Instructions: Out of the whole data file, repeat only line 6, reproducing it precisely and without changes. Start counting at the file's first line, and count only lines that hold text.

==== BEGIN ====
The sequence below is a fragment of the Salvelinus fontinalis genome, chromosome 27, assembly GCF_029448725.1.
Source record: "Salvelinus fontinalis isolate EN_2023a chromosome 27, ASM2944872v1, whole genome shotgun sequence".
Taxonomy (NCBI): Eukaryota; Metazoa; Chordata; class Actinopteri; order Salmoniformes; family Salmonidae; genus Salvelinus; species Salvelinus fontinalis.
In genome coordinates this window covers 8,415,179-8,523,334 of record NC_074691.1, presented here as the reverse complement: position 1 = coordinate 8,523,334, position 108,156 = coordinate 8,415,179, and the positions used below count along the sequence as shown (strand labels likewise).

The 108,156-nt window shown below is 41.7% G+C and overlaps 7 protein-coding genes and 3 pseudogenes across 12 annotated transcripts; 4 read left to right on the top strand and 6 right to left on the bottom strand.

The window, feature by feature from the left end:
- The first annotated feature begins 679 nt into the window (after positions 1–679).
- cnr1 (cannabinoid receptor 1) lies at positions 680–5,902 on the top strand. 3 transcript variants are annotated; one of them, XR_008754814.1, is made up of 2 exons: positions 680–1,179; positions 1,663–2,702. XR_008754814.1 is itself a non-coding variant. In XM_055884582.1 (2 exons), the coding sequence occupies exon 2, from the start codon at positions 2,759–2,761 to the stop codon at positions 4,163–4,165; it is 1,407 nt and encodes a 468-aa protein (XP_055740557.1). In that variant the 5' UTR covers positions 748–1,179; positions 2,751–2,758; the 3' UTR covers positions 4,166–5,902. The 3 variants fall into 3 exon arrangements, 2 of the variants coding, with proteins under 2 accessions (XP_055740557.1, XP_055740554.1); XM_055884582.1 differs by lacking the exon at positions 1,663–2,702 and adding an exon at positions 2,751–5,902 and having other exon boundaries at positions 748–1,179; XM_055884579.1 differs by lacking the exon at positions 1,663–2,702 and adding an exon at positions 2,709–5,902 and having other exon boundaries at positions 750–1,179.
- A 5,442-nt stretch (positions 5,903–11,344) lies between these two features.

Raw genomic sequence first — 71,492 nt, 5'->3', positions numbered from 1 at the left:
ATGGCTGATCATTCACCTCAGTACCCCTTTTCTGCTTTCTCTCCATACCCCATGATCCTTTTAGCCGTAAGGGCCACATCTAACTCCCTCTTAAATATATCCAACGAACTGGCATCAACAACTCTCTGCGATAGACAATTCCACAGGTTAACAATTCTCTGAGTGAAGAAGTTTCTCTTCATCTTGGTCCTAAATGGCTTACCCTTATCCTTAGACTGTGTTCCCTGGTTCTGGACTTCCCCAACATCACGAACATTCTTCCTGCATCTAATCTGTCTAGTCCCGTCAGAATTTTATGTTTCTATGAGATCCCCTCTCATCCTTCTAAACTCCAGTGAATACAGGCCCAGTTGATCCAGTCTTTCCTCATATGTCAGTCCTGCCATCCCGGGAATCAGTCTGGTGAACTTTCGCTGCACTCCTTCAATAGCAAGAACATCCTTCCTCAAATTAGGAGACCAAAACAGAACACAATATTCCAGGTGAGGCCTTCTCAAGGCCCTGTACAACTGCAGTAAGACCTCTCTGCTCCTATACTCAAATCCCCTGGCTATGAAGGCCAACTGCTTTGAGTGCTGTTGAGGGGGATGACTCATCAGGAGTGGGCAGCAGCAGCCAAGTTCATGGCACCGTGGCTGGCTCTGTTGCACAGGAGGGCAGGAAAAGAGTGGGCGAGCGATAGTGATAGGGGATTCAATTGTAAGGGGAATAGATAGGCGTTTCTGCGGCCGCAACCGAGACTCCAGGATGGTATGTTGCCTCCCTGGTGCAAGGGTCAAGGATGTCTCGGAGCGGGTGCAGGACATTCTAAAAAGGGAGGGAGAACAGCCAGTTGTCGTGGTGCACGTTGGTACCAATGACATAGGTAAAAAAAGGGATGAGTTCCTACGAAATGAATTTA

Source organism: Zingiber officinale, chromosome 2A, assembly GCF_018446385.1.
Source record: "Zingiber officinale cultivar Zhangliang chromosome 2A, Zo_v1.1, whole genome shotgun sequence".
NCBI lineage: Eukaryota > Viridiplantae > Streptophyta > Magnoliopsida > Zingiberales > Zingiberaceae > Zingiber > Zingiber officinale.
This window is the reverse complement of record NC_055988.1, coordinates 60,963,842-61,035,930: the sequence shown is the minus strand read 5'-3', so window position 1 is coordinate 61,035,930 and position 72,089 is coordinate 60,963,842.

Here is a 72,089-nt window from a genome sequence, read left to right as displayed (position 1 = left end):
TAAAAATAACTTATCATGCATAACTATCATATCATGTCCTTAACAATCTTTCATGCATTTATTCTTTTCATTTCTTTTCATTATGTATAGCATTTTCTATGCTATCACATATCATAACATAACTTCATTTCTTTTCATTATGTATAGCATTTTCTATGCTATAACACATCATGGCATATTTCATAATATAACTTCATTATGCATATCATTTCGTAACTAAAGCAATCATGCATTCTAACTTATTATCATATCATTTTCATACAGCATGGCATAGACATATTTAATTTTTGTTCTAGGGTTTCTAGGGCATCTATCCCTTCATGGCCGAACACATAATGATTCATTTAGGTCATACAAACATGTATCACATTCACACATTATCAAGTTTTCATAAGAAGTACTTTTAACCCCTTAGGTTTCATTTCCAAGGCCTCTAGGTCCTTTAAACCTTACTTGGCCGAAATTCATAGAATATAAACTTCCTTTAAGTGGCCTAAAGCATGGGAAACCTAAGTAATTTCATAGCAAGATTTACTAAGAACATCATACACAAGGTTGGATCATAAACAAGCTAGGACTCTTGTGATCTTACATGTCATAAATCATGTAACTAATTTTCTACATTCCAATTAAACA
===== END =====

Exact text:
The window, feature by feature from the left end: